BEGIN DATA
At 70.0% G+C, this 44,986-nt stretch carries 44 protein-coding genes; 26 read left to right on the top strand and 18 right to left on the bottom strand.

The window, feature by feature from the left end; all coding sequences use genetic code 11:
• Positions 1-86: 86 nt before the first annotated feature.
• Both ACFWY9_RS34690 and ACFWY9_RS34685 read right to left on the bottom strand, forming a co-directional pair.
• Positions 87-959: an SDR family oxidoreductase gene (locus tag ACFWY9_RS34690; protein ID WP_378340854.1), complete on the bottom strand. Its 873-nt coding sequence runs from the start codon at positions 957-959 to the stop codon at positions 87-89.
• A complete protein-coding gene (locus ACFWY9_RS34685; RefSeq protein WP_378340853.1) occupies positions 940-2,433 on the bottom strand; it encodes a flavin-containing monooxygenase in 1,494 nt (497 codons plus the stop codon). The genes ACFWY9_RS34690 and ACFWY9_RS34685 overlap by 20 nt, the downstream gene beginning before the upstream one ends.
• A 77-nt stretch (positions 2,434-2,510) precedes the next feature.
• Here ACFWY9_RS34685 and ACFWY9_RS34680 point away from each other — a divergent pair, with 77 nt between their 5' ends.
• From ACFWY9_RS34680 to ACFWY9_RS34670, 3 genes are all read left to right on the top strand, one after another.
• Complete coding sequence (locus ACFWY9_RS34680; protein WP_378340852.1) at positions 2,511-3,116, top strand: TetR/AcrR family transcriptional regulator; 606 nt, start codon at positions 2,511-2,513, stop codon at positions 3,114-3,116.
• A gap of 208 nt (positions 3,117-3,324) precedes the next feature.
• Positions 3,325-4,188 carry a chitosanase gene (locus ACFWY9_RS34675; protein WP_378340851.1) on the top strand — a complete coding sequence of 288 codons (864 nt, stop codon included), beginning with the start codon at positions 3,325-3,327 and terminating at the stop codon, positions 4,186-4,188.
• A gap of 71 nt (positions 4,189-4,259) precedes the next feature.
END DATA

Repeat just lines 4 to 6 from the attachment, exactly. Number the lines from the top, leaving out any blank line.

• Both ACFWY9_RS34690 and ACFWY9_RS34685 read right to left on the bottom strand, forming a co-directional pair.
• Positions 87-959: an SDR family oxidoreductase gene (locus tag ACFWY9_RS34690; protein ID WP_378340854.1), complete on the bottom strand. Its 873-nt coding sequence runs from the start codon at positions 957-959 to the stop codon at positions 87-89.
• A complete protein-coding gene (locus ACFWY9_RS34685; RefSeq protein WP_378340853.1) occupies positions 940-2,433 on the bottom strand; it encodes a flavin-containing monooxygenase in 1,494 nt (497 codons plus the stop codon). The genes ACFWY9_RS34690 and ACFWY9_RS34685 overlap by 20 nt, the downstream gene beginning before the upstream one ends.